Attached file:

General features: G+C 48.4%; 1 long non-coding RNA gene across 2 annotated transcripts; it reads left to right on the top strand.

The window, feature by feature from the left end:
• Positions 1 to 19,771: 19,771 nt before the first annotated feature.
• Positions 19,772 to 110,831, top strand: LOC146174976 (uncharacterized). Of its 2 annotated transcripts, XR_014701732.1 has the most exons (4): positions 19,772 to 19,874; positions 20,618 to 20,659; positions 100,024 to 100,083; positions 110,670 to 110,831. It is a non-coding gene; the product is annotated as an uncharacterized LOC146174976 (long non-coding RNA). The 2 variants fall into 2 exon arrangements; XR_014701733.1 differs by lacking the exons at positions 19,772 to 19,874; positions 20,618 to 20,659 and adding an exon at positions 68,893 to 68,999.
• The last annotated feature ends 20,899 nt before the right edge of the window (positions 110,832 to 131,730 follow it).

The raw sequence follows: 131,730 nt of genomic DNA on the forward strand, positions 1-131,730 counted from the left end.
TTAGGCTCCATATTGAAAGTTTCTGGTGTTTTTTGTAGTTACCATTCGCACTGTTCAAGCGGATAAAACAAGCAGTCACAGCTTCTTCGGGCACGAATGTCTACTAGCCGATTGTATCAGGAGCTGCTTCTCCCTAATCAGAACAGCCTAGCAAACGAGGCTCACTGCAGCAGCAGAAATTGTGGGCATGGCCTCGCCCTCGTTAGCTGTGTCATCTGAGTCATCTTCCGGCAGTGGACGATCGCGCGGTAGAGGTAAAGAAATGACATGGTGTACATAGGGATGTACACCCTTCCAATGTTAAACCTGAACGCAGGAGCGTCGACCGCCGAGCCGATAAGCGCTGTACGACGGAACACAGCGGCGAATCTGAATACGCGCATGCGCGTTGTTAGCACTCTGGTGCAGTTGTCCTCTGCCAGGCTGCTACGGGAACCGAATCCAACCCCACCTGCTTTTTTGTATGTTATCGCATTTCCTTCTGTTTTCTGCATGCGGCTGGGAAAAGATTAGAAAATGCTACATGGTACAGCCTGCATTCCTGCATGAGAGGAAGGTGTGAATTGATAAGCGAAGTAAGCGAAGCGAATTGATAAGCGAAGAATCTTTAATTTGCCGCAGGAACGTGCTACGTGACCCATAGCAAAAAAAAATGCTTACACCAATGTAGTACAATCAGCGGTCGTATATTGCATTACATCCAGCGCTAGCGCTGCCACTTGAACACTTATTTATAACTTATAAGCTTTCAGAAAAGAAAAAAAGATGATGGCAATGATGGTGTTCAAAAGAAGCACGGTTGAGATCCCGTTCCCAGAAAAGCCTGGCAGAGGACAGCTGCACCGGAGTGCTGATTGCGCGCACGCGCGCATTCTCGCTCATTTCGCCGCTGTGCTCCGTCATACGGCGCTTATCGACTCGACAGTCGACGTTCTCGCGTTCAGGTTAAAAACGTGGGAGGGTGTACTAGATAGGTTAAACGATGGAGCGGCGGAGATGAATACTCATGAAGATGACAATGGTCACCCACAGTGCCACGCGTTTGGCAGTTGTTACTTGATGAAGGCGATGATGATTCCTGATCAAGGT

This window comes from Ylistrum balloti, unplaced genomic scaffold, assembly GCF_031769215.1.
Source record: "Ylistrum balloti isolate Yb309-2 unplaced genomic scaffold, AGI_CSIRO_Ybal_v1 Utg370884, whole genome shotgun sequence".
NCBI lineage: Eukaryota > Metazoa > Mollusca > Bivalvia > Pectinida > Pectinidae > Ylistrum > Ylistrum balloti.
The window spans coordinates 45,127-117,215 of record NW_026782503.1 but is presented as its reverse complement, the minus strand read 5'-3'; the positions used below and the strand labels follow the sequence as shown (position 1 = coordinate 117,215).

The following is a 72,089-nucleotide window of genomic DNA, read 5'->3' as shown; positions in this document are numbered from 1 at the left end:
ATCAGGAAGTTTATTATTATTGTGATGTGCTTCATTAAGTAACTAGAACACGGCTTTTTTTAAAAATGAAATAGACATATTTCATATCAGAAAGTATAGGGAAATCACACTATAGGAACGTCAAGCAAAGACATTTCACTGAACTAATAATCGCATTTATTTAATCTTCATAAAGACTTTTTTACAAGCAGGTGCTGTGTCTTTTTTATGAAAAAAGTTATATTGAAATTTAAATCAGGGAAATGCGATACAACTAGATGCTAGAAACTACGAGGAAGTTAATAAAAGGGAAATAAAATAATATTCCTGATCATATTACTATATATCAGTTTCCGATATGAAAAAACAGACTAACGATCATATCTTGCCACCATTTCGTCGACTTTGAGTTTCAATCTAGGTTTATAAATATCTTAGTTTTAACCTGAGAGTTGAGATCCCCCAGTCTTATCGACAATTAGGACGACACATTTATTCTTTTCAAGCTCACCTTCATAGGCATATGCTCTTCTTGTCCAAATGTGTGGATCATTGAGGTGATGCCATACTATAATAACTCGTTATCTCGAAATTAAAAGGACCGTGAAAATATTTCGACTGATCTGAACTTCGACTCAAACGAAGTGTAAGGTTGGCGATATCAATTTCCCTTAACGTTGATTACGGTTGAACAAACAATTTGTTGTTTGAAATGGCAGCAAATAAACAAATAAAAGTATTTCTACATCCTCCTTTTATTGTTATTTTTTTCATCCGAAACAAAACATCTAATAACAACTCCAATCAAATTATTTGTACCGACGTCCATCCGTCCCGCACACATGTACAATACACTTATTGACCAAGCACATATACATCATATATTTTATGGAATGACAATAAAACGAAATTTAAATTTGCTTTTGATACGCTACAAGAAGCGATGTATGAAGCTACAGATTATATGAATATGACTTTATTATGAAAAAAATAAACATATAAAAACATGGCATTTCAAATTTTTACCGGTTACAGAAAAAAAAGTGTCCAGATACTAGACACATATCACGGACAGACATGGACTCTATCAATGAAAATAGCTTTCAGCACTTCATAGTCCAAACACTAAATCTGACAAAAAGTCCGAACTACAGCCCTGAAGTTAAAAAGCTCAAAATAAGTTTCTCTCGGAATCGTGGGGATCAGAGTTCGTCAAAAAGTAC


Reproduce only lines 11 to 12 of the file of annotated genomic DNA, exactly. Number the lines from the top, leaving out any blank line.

The window spans coordinates 45,127-117,215 of record NW_026782503.1 but is presented as its reverse complement, the minus strand read 5'-3'; the positions used below and the strand labels follow the sequence as shown (position 1 = coordinate 117,215).

The following is a 72,089-nucleotide window of genomic DNA, read 5'->3' as shown; positions in this document are numbered from 1 at the left end: